Compassion, Mercy, and Diakonia
Editor’s Note: Erik Herrmann’s essay appears in the Fall 2011 Concordia Journal. It is the first in a three-part series of essays that considers the current three-part emphasis of The Lutheran Church–Missouri Synod, as outlined by President Matthew Harrison: “Witness, Mercy, Life Together” (related to the biblical Greek words martyria, diakonia, koinonia). We reprint it here for the sake of conversation and dialogue. The other essays will follow as they become available in Concordia Journal.
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Recently, the synodical office of the president offered up three areas of emphasis that give expression to much of the church’s work: Martyria, Diakonia, and Koinonia—Witness, Mercy, and Life Together. The second word, “diakonia” (ministry or service), is intended to designate the church’s work of care for the neighbor, especially the neighbor in need. The word “mercy” is not so much a translation of the Greek diakonia as it is a description of what kind of service is here meant. Having worked now with our deaconess program for several years, I have noted the prominence of the word “mercy” in describing the particular service that deaconesses render to and on behalf of the church. Placing this word as a central description of the church’s life and work is thus very helpful for those of us who are trying to make a case for the church’s reception of this particular diaconate. But in making that case, it has caused me to reflect on the language that we use. The following thoughts are by no means a critique of the synodical emphases or the customary descriptions of the diaconal vocation. They are intended only as a springboard for further conversation.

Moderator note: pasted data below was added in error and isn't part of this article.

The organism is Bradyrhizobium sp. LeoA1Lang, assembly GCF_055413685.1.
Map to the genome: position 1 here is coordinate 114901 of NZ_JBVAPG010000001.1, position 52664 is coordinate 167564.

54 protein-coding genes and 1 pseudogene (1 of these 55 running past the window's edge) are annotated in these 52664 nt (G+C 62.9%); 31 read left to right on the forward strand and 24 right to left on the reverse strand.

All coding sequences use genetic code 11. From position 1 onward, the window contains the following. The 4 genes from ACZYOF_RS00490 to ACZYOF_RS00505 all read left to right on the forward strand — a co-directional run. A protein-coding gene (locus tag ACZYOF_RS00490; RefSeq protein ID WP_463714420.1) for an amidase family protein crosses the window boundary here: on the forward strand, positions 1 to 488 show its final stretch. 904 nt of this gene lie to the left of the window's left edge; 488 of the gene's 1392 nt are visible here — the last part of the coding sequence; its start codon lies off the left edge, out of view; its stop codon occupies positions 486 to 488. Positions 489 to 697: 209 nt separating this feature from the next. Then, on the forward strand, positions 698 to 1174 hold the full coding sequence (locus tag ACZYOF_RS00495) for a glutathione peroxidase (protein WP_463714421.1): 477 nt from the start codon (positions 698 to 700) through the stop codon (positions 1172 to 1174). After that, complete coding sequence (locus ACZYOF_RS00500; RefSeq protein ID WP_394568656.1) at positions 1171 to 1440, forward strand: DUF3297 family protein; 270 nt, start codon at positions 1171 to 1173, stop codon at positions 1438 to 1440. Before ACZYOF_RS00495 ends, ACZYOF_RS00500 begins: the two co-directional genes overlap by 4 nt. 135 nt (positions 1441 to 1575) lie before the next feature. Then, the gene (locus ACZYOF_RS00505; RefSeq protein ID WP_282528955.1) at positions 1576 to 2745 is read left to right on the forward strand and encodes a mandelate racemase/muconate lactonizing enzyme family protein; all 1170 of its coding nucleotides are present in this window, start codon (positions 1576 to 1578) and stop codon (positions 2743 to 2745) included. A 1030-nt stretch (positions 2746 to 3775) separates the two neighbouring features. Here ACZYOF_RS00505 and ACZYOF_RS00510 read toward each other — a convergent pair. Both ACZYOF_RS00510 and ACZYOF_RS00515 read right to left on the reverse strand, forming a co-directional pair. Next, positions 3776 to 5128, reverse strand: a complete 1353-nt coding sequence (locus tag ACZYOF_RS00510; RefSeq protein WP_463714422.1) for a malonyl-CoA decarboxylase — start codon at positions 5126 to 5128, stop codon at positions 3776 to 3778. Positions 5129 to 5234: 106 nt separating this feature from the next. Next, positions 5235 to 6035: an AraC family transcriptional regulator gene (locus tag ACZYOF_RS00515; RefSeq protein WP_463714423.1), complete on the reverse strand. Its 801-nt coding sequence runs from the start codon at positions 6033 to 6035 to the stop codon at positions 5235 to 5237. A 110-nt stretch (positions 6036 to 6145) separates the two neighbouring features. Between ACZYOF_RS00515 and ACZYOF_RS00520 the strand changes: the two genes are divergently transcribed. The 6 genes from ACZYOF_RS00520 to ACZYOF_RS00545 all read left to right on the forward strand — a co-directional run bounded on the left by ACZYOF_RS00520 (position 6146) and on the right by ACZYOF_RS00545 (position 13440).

First, I do not want to give the wrong impression of the significance of word choices and labels. Orthodoxy cannot be reduced to vocabulary and syntax, guaranteed by getting the doctrinal formula precisely right. “Right teaching” is not the parroting of perfect phrases, but that which bears the work of the Holy Spirit for salvation. Pentecost proclaims that every tongue is a viable vehicle for the confession of faith in the Lord Jesus. On the other hand, language is not neutral or indifferent. Words do matter and have a force that outstrips “sticks and stones.” Further, as noted in Jeff Kloha’s recent blurb on dictionaries, the meaning of words is highly contextual, and it shifts and morphs as usage changes.
When it comes to the word “mercy,” there seem to be certain connotations worthy of sensitive reflection. When I was a kid, my older cousins would often like to play “mercy” with me—pretty much the same game as “uncle.” With my 7-year old hands crushed in the powerful grip of a 10-year old, I would finally squeal, “Mercy!” Magnanimously released by my cousin, I would then rub my sore, defeated knuckles. A crass example, but it makes the following point clearly: “Mercy” is the cry of the disadvantaged to those who have the upper hand. To have mercy on someone implies this disparity in status. Mercy is not a transaction between equals, but an act of benevolence from a position of privilege. The recipient has nothing to give in return, but must rely solely on the graciousness of one who has the luxury to be gracious.